Given the controversies and allegations that surrounded Nate Parker, it came as a surprise to many when it was announced that the filmmaker would be directing David Oyelowo’s new film “Sweet Thunder,” a biopic about boxing great Sugar Ray Robinson.

“I have a pretty good discernment when it comes to good people,” Oyelowo said during a conversation at Variety’s Virtual TIFF Studio presented by Canada Goose while promoting his directorial debut “The Water Man.” “He is a good person beyond his fallibility, beyond the mistakes he made. And I believe in redemption. I believe in forgiveness and he is someone I have been around enough to know that in my opinion he is worthy of that.”

Parker’s career came to a screeching halt just as he was earning major Oscar buzz in 2016 for “Birth of a Nation,” his directorial debut that he also co-wrote and starred in as Nat Turner, a slave who led a rebellion in Virginia in 1831. Just as the film was set to screen at TIFF, the press began zeroing in on a 1999 rape allegation that was made against Parker and his “Birth of a Nation” co-writer Jean McGianni Celestin. Parker was acquitted and Celestin’s conviction was overturned on appeal. Their accuser died by suicide in 2012.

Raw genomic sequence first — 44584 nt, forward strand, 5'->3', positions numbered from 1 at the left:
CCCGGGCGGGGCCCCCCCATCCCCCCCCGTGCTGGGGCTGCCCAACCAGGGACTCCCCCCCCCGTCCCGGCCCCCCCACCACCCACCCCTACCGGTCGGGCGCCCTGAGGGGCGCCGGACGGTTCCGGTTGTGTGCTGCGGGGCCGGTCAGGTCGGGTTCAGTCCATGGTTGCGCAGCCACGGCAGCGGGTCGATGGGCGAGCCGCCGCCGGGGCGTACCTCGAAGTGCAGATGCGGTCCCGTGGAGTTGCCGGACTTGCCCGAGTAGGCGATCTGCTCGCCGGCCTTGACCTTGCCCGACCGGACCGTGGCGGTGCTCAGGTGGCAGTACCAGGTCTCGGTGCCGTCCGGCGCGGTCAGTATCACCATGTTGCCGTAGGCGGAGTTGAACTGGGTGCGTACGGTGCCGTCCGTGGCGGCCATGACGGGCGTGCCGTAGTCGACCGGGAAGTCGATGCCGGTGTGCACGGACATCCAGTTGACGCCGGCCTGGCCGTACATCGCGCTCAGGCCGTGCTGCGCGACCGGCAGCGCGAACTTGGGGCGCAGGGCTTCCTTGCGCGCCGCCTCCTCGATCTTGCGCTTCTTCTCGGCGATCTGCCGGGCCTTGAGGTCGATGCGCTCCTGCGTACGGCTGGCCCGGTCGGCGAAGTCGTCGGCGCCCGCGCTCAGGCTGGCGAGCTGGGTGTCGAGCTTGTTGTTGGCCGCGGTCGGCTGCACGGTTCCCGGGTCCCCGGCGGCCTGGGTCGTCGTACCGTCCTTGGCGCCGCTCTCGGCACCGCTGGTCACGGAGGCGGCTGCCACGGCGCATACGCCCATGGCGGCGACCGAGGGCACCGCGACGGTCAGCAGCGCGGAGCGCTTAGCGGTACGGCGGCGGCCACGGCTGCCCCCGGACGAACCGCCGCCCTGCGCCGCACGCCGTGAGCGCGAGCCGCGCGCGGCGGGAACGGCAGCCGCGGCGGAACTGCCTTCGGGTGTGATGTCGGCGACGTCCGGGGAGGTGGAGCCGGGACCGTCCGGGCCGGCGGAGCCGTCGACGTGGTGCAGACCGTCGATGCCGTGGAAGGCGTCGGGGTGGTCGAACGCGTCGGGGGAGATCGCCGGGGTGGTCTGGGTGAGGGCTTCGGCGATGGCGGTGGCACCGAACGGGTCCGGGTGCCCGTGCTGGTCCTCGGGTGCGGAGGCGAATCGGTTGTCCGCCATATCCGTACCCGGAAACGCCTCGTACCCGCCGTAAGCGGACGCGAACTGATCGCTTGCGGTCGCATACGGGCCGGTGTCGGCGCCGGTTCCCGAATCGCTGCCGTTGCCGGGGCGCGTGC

Parker has always maintained his innocence.

“He made mistakes in the middle of that whole controversy,” Oyelowo said, adding, “He lacked a certain contrition that he now has as a human being.”

The two actors first met while making 2012’s “Red Tails.”

“I believe that the man that is going to re-emerge when he does come back into the public consciousness is going to be someone who people are going to see his regret, see his compassion, see his maturation, see his growth, see his deserving of redemption,” Oyelowo said.

He went on to say, “As it says in the Bible, all have sinned and fallen short — all of us. Therefore, let us have the compassion to recognize that and see where there are people who are truly contrite, truly desirous to be better going forward. What I would say about Nate is his handling of it when it happened was wrong and it lacked the compassion that needed to be seen.”

Oyelowo said Parker was dealing with his own trauma, “which is very difficult to express in real time when you have a movie coming out and you know that part of what’s happening is it’s being attacked because of the awards [competition].”

Parker’s second directing effort, “American Skin,” premiered at the 2019 Venice Film Festival.

In his review for Variety, Owen Gleiberman wrote, “It’s a good movie: tense, bold, angry, empathetic, provocative, observant, morally engaged. And also, to be honest, a trifle gimmicky. Yet that’s tied to its power as a racially charged, socially urgent gut-punch drama.”

“I believe that with time the tide will turn and me working with him is part of an offering to him of my desire to see him redeemed,” Oyelowo said.


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